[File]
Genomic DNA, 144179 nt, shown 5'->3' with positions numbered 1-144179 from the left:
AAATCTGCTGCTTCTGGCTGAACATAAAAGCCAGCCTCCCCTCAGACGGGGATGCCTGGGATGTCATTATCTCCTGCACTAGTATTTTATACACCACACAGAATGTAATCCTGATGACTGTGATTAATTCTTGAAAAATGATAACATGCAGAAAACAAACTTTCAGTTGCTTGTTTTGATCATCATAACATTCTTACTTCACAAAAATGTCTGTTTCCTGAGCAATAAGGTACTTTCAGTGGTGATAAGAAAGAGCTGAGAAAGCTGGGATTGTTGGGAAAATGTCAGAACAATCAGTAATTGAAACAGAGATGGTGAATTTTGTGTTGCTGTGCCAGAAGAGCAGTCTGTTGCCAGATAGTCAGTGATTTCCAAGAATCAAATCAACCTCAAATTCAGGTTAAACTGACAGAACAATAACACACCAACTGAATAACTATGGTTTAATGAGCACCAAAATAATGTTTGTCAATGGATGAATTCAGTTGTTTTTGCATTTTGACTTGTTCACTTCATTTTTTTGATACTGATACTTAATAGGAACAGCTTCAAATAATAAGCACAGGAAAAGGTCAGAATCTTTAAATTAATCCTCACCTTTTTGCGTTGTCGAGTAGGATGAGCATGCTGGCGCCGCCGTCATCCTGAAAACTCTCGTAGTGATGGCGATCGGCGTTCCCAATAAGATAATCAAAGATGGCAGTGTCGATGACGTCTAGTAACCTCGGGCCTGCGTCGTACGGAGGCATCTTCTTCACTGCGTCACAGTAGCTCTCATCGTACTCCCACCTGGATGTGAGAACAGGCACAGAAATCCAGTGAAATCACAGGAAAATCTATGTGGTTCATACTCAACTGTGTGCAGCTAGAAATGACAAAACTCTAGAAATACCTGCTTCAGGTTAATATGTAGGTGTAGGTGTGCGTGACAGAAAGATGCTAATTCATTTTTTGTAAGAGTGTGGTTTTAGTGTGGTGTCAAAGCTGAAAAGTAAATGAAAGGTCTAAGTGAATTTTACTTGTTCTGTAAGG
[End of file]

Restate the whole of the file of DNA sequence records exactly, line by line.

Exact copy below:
Genomic DNA, 144179 nt, shown 5'->3' with positions numbered 1-144179 from the left:
AAATCTGCTGCTTCTGGCTGAACATAAAAGCCAGCCTCCCCTCAGACGGGGATGCCTGGGATGTCATTATCTCCTGCACTAGTATTTTATACACCACACAGAATGTAATCCTGATGACTGTGATTAATTCTTGAAAAATGATAACATGCAGAAAACAAACTTTCAGTTGCTTGTTTTGATCATCATAACATTCTTACTTCACAAAAATGTCTGTTTCCTGAGCAATAAGGTACTTTCAGTGGTGATAAGAAAGAGCTGAGAAAGCTGGGATTGTTGGGAAAATGTCAGAACAATCAGTAATTGAAACAGAGATGGTGAATTTTGTGTTGCTGTGCCAGAAGAGCAGTCTGTTGCCAGATAGTCAGTGATTTCCAAGAATCAAATCAACCTCAAATTCAGGTTAAACTGACAGAACAATAACACACCAACTGAATAACTATGGTTTAATGAGCACCAAAATAATGTTTGTCAATGGATGAATTCAGTTGTTTTTGCATTTTGACTTGTTCACTTCATTTTTTTGATACTGATACTTAATAGGAACAGCTTCAAATAATAAGCACAGGAAAAGGTCAGAATCTTTAAATTAATCCTCACCTTTTTGCGTTGTCGAGTAGGATGAGCATGCTGGCGCCGCCGTCATCCTGAAAACTCTCGTAGTGATGGCGATCGGCGTTCCCAATAAGATAATCAAAGATGGCAGTGTCGATGACGTCTAGTAACCTCGGGCCTGCGTCGTACGGAGGCATCTTCTTCACTGCGTCACAGTAGCTCTCATCGTACTCCCACCTGGATGTGAGAACAGGCACAGAAATCCAGTGAAATCACAGGAAAATCTATGTGGTTCATACTCAACTGTGTGCAGCTAGAAATGACAAAACTCTAGAAATACCTGCTTCAGGTTAATATGTAGGTGTAGGTGTGCGTGACAGAAAGATGCTAATTCATTTTTTGTAAGAGTGTGGTTTTAGTGTGGTGTCAAAGCTGAAAAGTAAATGAAAGGTCTAAGTGAATTTTACTTGTTCTGTAAGG